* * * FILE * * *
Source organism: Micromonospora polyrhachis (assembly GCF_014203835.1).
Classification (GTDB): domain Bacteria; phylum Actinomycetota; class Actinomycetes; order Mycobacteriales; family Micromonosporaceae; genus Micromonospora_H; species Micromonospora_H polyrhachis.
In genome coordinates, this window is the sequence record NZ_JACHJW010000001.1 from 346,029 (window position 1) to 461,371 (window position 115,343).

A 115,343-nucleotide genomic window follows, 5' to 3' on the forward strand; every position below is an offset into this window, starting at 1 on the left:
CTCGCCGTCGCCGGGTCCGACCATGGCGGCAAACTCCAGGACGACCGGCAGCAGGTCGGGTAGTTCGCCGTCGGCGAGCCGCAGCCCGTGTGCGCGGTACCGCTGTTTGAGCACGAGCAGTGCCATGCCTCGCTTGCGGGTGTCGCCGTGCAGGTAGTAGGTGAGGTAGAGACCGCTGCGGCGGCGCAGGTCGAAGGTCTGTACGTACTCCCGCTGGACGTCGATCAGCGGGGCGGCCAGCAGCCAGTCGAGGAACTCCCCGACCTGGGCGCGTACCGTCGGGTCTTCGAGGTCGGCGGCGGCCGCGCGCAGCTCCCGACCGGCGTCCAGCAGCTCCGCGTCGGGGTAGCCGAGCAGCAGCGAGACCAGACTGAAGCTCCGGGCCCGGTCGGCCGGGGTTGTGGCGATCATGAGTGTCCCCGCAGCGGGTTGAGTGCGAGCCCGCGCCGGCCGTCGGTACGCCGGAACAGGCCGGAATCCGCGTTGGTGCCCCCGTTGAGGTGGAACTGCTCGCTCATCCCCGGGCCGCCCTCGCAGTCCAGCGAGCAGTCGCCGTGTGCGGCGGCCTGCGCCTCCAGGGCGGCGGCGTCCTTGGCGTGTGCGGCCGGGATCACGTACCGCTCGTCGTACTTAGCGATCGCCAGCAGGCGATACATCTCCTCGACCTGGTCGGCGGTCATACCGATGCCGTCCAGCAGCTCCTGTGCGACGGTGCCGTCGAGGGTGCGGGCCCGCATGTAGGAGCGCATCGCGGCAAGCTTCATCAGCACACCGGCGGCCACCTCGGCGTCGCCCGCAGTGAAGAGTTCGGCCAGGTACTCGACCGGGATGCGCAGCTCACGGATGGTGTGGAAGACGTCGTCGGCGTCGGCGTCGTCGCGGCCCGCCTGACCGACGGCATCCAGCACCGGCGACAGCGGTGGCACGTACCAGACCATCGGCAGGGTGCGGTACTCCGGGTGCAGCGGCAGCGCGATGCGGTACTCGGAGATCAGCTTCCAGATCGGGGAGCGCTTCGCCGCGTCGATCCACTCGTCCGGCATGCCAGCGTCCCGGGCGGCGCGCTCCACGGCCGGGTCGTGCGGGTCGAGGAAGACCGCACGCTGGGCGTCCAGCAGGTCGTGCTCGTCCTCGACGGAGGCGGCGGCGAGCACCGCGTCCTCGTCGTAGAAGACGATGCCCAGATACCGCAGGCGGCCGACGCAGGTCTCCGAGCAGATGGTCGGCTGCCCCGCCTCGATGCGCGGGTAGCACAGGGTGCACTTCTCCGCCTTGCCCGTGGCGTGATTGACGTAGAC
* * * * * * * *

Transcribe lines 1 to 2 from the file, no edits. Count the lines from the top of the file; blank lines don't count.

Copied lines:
Source organism: Micromonospora polyrhachis (assembly GCF_014203835.1).
Classification (GTDB): domain Bacteria; phylum Actinomycetota; class Actinomycetes; order Mycobacteriales; family Micromonosporaceae; genus Micromonospora_H; species Micromonospora_H polyrhachis.